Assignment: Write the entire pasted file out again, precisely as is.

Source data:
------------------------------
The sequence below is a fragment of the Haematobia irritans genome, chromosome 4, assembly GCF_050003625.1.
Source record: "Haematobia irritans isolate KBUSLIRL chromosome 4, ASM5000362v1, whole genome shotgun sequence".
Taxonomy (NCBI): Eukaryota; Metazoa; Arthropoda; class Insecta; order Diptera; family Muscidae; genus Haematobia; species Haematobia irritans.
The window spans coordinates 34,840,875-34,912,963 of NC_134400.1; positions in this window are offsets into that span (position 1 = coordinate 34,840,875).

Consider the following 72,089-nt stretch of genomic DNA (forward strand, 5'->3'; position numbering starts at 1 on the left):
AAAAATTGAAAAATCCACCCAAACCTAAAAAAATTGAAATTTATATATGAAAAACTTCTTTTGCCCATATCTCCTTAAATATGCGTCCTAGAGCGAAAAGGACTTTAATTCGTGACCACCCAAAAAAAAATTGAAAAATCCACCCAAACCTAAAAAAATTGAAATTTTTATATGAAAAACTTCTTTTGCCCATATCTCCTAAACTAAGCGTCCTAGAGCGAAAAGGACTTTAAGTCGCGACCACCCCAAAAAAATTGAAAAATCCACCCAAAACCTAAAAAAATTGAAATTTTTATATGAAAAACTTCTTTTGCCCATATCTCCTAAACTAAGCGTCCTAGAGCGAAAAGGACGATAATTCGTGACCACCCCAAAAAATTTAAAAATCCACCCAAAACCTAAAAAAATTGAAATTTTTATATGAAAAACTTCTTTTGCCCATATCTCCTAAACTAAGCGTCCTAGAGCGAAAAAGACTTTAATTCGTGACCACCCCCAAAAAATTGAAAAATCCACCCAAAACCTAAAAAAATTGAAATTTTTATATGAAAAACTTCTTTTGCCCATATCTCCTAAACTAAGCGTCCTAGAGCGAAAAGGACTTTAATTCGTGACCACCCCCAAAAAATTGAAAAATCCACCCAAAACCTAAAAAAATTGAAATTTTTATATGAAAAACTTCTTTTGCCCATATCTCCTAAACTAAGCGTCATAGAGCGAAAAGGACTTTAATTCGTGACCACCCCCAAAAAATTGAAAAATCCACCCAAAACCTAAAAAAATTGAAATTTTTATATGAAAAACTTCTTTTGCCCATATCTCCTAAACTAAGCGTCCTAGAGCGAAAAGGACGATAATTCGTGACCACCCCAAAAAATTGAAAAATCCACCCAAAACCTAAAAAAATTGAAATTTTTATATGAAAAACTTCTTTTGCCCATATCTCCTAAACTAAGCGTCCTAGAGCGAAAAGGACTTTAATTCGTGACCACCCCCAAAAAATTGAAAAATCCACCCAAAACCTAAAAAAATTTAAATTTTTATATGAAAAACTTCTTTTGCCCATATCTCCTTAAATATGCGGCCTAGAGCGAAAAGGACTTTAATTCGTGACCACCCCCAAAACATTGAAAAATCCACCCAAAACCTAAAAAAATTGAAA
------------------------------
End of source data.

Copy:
The sequence below is a fragment of the Haematobia irritans genome, chromosome 4, assembly GCF_050003625.1.
Source record: "Haematobia irritans isolate KBUSLIRL chromosome 4, ASM5000362v1, whole genome shotgun sequence".
Taxonomy (NCBI): Eukaryota; Metazoa; Arthropoda; class Insecta; order Diptera; family Muscidae; genus Haematobia; species Haematobia irritans.
The window spans coordinates 34,840,875-34,912,963 of NC_134400.1; positions in this window are offsets into that span (position 1 = coordinate 34,840,875).

Consider the following 72,089-nt stretch of genomic DNA (forward strand, 5'->3'; position numbering starts at 1 on the left):
AAAAATTGAAAAATCCACCCAAACCTAAAAAAATTGAAATTTATATATGAAAAACTTCTTTTGCCCATATCTCCTTAAATATGCGTCCTAGAGCGAAAAGGACTTTAATTCGTGACCACCCAAAAAAAAATTGAAAAATCCACCCAAACCTAAAAAAATTGAAATTTTTATATGAAAAACTTCTTTTGCCCATATCTCCTAAACTAAGCGTCCTAGAGCGAAAAGGACTTTAAGTCGCGACCACCCCAAAAAAATTGAAAAATCCACCCAAAACCTAAAAAAATTGAAATTTTTATATGAAAAACTTCTTTTGCCCATATCTCCTAAACTAAGCGTCCTAGAGCGAAAAGGACGATAATTCGTGACCACCCCAAAAAATTTAAAAATCCACCCAAAACCTAAAAAAATTGAAATTTTTATATGAAAAACTTCTTTTGCCCATATCTCCTAAACTAAGCGTCCTAGAGCGAAAAAGACTTTAATTCGTGACCACCCCCAAAAAATTGAAAAATCCACCCAAAACCTAAAAAAATTGAAATTTTTATATGAAAAACTTCTTTTGCCCATATCTCCTAAACTAAGCGTCCTAGAGCGAAAAGGACTTTAATTCGTGACCACCCCCAAAAAATTGAAAAATCCACCCAAAACCTAAAAAAATTGAAATTTTTATATGAAAAACTTCTTTTGCCCATATCTCCTAAACTAAGCGTCATAGAGCGAAAAGGACTTTAATTCGTGACCACCCCCAAAAAATTGAAAAATCCACCCAAAACCTAAAAAAATTGAAATTTTTATATGAAAAACTTCTTTTGCCCATATCTCCTAAACTAAGCGTCCTAGAGCGAAAAGGACGATAATTCGTGACCACCCCAAAAAATTGAAAAATCCACCCAAAACCTAAAAAAATTGAAATTTTTATATGAAAAACTTCTTTTGCCCATATCTCCTAAACTAAGCGTCCTAGAGCGAAAAGGACTTTAATTCGTGACCACCCCCAAAAAATTGAAAAATCCACCCAAAACCTAAAAAAATTTAAATTTTTATATGAAAAACTTCTTTTGCCCATATCTCCTTAAATATGCGGCCTAGAGCGAAAAGGACTTTAATTCGTGACCACCCCCAAAACATTGAAAAATCCACCCAAAACCTAAAAAAATTGAAA